Social Media for Non-Profit Organisations
Posted by admin on July 21, 2014
Social media is here to stay whether we like it or not. It is a powerful tool for non-profit organisations but only if it's done in the right way.
There are currently over 1.15 billion people on Facebook, over 500 million people on Twitter and over 350 million people on Google+. These figures are staggering to say the least! That’s a lot of people and a lot of potential customers waiting to be introduced to you and your business.
Afraid of the Unknown
A national fostering agency had a problem engaging with their current foster carers and with their carers engaging with each other. They only had carer support groups as a main meeting point and wanted to find some way of creating a community for them.
The fostering agency had obviously known about social media but didn't know how to embrace it. They were curious and also cautious of social media. They were afraid of the unknown.
“What if something negative is said about our organisation?”
“What if the names of looked after children or young people in our care got mentioned?”
“What if photos or videos of looked after children are posted on these social media websites?”
These were just a few of their main concerns.
Then, by taking the first step and contacting a local Search Engine Optimisation (SEO) agency in Birmingham, they discovered they could provide a social media strategy that suited them.
The fostering agency decided that a Facebook page would be best suited to their needs, as research showed that was where their main target audience lay.
They discovered there are all kinds of security measures that could be put in place to help control and moderate what was posted onto their Facebook page, and with a little guidance on how to deal with negative posts the fostering agency’s worries disappeared.
Now they are posting daily, and current foster carers are now engaging with each other and with potential foster carers. Over 1000 people now like their page. Each of these is a person they can engage with.
Benefits of Social Media for Non-Profit Organisations
There are a number of benefits of social media for non-profit organisations.
1) Marketing costs are reduced
We all know marketing can become an expensive game. Social media can reduce your overall marketing costs as marketing agencies are quite competitive when it comes to providing a social media service for non-profits. People are constantly checking their social media profiles, therefore one post can be seen by thousands.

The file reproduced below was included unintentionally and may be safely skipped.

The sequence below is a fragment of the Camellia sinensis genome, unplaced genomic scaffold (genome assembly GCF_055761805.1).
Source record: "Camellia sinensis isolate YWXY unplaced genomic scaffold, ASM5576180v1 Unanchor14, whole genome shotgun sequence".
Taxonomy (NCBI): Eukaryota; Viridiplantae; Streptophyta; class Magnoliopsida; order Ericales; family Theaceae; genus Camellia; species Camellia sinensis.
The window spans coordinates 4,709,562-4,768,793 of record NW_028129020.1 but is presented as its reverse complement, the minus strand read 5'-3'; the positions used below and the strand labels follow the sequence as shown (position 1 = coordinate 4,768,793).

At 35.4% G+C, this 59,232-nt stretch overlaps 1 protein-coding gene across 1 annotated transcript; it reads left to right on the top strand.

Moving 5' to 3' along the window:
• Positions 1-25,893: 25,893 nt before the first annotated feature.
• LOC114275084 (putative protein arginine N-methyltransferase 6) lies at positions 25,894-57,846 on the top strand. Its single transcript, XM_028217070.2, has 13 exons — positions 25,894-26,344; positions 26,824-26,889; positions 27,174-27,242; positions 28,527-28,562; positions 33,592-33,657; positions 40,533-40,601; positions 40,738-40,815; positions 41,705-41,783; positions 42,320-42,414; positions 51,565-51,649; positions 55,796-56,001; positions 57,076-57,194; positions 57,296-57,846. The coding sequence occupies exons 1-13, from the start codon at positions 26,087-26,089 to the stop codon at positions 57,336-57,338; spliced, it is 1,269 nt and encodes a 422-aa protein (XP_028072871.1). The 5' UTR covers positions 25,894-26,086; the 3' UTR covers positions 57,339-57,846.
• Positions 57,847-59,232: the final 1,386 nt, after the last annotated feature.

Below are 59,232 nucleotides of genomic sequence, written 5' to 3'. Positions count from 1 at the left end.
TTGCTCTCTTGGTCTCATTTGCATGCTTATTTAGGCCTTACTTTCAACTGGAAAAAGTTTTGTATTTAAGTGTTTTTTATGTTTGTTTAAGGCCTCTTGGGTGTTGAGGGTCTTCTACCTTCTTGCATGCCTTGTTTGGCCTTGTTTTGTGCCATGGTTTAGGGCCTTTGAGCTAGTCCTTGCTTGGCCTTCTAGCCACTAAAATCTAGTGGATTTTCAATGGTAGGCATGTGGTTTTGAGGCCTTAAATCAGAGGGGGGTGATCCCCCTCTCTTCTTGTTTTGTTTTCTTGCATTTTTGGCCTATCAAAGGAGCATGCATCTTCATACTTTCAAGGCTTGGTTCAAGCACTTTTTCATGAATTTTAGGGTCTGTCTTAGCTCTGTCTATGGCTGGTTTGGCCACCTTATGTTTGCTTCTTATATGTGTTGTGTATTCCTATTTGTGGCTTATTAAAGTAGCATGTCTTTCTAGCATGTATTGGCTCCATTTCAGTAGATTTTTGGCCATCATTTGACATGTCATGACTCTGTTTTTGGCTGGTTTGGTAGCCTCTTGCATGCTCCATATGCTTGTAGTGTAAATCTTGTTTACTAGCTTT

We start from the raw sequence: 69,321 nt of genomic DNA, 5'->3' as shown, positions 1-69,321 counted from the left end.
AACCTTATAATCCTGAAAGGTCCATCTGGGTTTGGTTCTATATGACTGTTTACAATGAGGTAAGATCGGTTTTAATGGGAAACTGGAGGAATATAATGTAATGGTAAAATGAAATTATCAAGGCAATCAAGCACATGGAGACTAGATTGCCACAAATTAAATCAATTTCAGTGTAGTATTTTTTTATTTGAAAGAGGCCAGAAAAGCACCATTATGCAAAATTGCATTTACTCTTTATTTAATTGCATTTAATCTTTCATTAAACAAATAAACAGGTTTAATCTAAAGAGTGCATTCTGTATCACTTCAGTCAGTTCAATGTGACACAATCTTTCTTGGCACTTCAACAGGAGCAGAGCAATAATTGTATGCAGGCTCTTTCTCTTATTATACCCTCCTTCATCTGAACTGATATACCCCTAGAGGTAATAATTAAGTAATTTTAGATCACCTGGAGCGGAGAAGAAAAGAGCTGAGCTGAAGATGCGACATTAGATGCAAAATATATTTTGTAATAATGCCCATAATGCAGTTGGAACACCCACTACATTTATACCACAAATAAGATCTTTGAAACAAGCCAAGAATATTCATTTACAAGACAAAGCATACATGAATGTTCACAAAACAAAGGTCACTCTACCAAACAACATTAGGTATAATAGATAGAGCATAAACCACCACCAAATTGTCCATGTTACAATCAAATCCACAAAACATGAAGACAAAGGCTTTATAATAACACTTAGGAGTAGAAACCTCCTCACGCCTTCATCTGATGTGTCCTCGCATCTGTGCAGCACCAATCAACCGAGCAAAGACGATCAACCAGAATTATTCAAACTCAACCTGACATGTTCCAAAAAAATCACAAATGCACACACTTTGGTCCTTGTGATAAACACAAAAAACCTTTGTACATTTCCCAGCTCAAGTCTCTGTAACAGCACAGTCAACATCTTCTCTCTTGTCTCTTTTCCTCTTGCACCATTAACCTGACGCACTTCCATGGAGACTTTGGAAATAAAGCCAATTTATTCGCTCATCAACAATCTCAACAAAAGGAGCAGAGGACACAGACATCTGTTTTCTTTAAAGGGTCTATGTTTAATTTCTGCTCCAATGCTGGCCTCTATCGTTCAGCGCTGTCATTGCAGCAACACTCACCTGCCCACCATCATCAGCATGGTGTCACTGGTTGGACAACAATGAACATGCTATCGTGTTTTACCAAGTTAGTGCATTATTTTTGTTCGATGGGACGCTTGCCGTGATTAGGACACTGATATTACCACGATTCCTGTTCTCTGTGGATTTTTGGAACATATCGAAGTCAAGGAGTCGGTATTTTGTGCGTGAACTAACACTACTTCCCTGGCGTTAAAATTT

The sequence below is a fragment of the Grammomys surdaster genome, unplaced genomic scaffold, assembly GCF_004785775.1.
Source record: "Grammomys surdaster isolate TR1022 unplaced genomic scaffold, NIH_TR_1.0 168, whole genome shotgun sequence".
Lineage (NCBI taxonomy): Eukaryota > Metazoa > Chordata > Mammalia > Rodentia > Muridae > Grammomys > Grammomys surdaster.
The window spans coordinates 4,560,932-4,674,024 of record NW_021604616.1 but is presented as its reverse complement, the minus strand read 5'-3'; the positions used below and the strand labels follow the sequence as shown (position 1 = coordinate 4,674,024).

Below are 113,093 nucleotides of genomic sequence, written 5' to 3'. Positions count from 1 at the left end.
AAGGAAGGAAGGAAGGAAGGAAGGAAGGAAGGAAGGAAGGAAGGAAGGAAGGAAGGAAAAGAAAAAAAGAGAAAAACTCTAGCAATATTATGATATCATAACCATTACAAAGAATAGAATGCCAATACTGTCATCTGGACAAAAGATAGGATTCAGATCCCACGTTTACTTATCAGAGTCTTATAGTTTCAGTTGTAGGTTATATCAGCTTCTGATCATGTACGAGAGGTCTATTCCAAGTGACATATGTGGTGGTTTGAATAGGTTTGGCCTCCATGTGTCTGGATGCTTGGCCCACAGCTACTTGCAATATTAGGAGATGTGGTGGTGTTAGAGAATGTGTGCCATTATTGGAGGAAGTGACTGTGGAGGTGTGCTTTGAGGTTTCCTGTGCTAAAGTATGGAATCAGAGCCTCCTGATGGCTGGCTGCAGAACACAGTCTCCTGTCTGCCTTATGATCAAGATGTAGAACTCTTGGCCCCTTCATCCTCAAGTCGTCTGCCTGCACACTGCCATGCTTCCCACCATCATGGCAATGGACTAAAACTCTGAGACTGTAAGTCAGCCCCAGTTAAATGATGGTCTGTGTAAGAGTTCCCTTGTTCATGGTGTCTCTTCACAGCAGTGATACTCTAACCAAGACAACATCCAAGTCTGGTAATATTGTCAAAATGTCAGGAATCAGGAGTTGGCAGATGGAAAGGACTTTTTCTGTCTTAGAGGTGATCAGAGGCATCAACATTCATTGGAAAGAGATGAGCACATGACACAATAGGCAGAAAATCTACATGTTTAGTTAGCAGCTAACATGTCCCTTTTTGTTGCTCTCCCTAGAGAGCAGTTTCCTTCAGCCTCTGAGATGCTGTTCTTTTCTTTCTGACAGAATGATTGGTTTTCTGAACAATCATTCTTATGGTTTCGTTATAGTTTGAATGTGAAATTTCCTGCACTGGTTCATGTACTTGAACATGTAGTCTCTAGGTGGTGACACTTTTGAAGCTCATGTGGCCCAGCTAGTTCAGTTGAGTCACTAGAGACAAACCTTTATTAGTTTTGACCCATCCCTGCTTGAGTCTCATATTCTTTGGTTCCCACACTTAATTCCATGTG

2) Targeting your specific audience
Some social media platforms have the option of paid advertising that allows you to target your audience. For instance you can target people who are in specific localities or like a certain subject.
3) Create brand awareness
Social media marketing allows you to reach customers easily. If you share a post, and someone shares and engages with that post, then their friends and other acquaintances may also do the same; spreading your brand far and wide.
4) Engage with your customers
You can use social media to find out what your customers are saying. You can engage with them, ask questions and creates polls to find out what they think of your products, services and organisation.
5) Provide a better customer service
Some businesses utilise social media as a customer service desk where customers can express their concerns and ask technical questions. The company then responds in a swift professional manner to help resolve any issues.
Running a robust social media campaign will hugely contribute to your search engine optimisation (SEO) efforts and drive more traffic to your website, ultimately generating more leads or sales.
So there we have it! Social media is not going anywhere any time soon. There are many social media platforms out there that non-profit organisations can easily benefit from if approached with the right strategy and guidance.
For more information on the Social Media services that we provide take a look at our Social Media page Here and see what we can do for you and your business.
Article by Stewart Flavell